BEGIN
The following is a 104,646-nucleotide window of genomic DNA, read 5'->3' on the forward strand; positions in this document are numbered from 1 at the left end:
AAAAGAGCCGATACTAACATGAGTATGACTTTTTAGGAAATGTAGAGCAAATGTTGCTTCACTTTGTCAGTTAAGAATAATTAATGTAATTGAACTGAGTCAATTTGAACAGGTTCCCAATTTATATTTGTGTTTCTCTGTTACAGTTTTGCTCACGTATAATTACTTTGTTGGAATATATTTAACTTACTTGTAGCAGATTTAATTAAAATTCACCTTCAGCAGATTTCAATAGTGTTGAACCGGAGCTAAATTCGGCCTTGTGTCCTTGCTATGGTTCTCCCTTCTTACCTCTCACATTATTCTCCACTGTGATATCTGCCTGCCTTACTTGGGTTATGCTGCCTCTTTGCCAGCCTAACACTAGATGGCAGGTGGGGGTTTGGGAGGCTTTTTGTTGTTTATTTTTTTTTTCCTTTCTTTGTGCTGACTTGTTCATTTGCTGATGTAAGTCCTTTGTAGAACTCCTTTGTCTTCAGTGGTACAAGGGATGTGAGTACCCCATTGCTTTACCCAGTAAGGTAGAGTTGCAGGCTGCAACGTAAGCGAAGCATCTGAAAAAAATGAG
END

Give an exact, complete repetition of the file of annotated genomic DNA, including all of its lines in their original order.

The following is a 104,646-nucleotide window of genomic DNA, read 5'->3' on the forward strand; positions in this document are numbered from 1 at the left end:
AAAAGAGCCGATACTAACATGAGTATGACTTTTTAGGAAATGTAGAGCAAATGTTGCTTCACTTTGTCAGTTAAGAATAATTAATGTAATTGAACTGAGTCAATTTGAACAGGTTCCCAATTTATATTTGTGTTTCTCTGTTACAGTTTTGCTCACGTATAATTACTTTGTTGGAATATATTTAACTTACTTGTAGCAGATTTAATTAAAATTCACCTTCAGCAGATTTCAATAGTGTTGAACCGGAGCTAAATTCGGCCTTGTGTCCTTGCTATGGTTCTCCCTTCTTACCTCTCACATTATTCTCCACTGTGATATCTGCCTGCCTTACTTGGGTTATGCTGCCTCTTTGCCAGCCTAACACTAGATGGCAGGTGGGGGTTTGGGAGGCTTTTTGTTGTTTATTTTTTTTTTCCTTTCTTTGTGCTGACTTGTTCATTTGCTGATGTAAGTCCTTTGTAGAACTCCTTTGTCTTCAGTGGTACAAGGGATGTGAGTACCCCATTGCTTTACCCAGTAAGGTAGAGTTGCAGGCTGCAACGTAAGCGAAGCATCTGAAAAAAATGAG